Varma, Ricles, Sause & Lu 2002

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This paper experimentally investigates the flexural force-deformation behavior of concrete-filled steel tube beam-columns, with parameters including width-to-thickness ratio, steel yield stress, and axial load level. Eight square CFT beam-columns were tested under constant axial load and increasing flexural loading. Existing codes have determined limits for d/t ratios, and equations for axial load and moment capacity can be determined, assuming that the moment capacity for a CFT beam-column can be predicted using that for steel beam-columns. The EC4 provisions for calculating the moment capacity use a plastic stress distribution on the composite cross section, while maintaining compatibility between the steel and concrete. The P-M interaction curve is formed by joining four points: the pure axial load capacity, pure flexural moment capacity, combined axial and bending moment capacity where the plastic neutral axis is at the centroid, and the combined axial load and bending moment capacity resulting in the same Mu as the flexural moment capacity.

Experimental Study, Results, and Discussion

The specimens are ¾ scale models of a base column in a six-story moment resisting frame. Eight specimens were tested with d/t ratios of 32 and 48, and with varying steel thicknesses and axial load levels. Two types of steels were tested including A500 Grade-B steel and A500 Grade-80 steel, filled with high strength concrete. The tests included pure axial loading tests and combined constant axial load and monotonically increasing flexural loading. The ends of the specimens were attached to bearings with pin-pin end conditions. The axial load was applied and maintained using the test machine in the Fritz laboratory, and flexural loading was applied by imposing increasing rotations at the ends of the specimens using two hydraulic rams. Linear variable displacement transducers were used to measure in-plane displacement, and rotation meters were used to measure rotation of the bearings. Moment-curvature graphs were created, and it is seen that yielding of the steel tube flanges occur with increasing flexural deformations. The specimen achieved its moment capacity and failed close to midheight due to local buckling of the compression flange and concrete crushing. Local buckling of the webs was also experienced close to midheight, at .91Mu. Many of the specimens behaved in a similar manner, and many of the specimens failed at midheight. The specimen with the highest moment capacity had a d/t ratio of 32, used Grade 80 steel, and used 40% of the axial load capacity. The study also indicates that increasing the nominal yield stress of the steel while maintaining b/t ratio and axial load level increases the moment capacity.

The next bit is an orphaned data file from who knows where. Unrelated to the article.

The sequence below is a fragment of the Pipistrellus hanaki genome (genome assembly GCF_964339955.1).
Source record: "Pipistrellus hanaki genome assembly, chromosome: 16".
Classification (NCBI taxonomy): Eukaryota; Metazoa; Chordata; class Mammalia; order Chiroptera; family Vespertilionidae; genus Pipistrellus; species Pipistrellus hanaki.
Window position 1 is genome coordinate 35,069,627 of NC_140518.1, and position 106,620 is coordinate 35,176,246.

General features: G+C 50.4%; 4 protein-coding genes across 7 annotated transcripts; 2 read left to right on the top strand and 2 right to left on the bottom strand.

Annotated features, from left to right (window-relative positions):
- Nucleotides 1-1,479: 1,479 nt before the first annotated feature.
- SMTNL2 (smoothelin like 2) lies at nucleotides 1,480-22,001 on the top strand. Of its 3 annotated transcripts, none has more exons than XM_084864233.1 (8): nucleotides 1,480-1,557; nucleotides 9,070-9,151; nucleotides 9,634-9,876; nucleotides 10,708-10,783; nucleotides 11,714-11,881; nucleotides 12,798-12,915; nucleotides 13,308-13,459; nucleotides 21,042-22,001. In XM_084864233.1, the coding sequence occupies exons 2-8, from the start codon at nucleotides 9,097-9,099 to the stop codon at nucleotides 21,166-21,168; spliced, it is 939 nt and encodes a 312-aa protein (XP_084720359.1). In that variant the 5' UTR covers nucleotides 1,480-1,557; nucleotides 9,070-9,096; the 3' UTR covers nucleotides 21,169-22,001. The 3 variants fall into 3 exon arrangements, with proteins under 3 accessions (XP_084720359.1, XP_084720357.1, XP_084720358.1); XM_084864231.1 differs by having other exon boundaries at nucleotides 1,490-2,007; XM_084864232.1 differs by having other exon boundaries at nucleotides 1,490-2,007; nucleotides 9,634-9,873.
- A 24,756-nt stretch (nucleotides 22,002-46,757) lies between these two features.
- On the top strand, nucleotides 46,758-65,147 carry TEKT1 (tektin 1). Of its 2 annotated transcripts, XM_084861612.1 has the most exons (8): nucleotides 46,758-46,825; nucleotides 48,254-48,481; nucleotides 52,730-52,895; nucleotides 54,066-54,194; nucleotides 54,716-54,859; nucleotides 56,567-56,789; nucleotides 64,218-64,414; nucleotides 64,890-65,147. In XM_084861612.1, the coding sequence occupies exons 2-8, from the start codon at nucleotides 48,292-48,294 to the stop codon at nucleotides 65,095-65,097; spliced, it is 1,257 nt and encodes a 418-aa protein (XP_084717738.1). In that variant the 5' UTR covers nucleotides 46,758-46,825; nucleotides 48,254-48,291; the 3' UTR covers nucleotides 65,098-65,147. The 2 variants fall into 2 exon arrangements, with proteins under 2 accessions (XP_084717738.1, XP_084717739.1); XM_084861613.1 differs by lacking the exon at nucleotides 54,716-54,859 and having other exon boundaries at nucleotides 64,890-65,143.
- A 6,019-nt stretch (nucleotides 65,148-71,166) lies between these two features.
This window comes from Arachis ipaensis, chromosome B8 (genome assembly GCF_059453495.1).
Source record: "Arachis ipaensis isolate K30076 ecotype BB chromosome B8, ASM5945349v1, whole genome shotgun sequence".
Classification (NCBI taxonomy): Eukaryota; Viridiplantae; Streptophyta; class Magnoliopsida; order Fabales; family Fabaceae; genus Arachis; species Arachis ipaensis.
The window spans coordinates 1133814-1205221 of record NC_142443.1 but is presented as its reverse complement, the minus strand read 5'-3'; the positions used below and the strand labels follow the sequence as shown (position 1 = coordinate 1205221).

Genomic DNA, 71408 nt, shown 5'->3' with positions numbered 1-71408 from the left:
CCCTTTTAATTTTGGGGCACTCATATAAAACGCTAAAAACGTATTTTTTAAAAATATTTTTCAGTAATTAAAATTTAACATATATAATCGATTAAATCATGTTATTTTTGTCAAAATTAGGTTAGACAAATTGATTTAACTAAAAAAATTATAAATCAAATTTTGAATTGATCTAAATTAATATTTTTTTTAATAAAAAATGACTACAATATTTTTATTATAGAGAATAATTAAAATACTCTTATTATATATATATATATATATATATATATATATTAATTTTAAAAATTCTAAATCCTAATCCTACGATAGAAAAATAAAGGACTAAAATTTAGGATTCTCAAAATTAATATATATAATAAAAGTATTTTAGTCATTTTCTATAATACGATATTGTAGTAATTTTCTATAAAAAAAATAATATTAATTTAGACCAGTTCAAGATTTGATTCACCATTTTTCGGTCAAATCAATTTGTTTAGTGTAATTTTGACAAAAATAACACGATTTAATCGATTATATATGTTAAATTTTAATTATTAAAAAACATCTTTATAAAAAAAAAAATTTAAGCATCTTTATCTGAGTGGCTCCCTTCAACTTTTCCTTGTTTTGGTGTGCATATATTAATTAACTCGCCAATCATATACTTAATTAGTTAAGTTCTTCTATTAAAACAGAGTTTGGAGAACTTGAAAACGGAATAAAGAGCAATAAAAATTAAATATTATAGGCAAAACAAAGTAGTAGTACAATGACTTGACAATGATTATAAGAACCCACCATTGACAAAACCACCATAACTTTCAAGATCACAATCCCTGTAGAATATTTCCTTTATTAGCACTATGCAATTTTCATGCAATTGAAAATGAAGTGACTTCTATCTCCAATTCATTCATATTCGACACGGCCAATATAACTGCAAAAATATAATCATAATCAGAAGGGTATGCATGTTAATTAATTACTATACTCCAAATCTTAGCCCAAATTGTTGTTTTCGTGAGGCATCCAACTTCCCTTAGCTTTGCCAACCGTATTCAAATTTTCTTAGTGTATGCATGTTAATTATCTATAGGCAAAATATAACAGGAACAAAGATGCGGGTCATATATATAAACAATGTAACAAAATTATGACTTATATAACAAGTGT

Varma, A., Ricles, J., Sause, R., and Lu, L.-W.(2002). “Experimental Behavior of High Strength Square Concrete-Filled Steel Tube Beam-Columns.” Journal of Structural Engineering 128 (3), March, pp. 209-318 [[doi:10.1061/(ASCE)0733-9445(2002)128:3(309)]